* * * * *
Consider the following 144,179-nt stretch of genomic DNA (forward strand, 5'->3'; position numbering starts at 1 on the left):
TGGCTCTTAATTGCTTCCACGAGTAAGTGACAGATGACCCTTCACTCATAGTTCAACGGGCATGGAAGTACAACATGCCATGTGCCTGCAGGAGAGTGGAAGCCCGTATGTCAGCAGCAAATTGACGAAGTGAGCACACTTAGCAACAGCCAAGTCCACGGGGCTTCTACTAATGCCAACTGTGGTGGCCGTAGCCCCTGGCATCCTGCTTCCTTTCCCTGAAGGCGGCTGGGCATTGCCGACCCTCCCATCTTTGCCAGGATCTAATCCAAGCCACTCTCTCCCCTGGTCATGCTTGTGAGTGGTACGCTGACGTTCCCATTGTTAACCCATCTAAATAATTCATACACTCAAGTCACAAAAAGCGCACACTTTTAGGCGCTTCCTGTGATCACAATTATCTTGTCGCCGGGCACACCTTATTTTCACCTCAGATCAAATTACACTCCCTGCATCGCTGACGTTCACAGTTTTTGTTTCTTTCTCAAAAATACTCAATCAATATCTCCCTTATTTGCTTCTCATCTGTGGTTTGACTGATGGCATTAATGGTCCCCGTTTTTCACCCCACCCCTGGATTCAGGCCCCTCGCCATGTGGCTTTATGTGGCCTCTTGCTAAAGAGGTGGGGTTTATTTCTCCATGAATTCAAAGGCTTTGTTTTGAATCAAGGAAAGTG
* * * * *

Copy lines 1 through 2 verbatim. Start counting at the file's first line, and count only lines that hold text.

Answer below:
Consider the following 144,179-nt stretch of genomic DNA (forward strand, 5'->3'; position numbering starts at 1 on the left):
TGGCTCTTAATTGCTTCCACGAGTAAGTGACAGATGACCCTTCACTCATAGTTCAACGGGCATGGAAGTACAACATGCCATGTGCCTGCAGGAGAGTGGAAGCCCGTATGTCAGCAGCAAATTGACGAAGTGAGCACACTTAGCAACAGCCAAGTCCACGGGGCTTCTACTAATGCCAACTGTGGTGGCCGTAGCCCCTGGCATCCTGCTTCCTTTCCCTGAAGGCGGCTGGGCATTGCCGACCCTCCCATCTTTGCCAGGATCTAATCCAAGCCACTCTCTCCCCTGGTCATGCTTGTGAGTGGTACGCTGACGTTCCCATTGTTAACCCATCTAAATAATTCATACACTCAAGTCACAAAAAGCGCACACTTTTAGGCGCTTCCTGTGATCACAATTATCTTGTCGCCGGGCACACCTTATTTTCACCTCAGATCAAATTACACTCCCTGCATCGCTGACGTTCACAGTTTTTGTTTCTTTCTCAAAAATACTCAATCAATATCTCCCTTATTTGCTTCTCATCTGTGGTTTGACTGATGGCATTAATGGTCCCCGTTTTTCACCCCACCCCTGGATTCAGGCCCCTCGCCATGTGGCTTTATGTGGCCTCTTGCTAAAGAGGTGGGGTTTATTTCTCCATGAATTCAAAGGCTTTGTTTTGAATCAAGGAAAGTG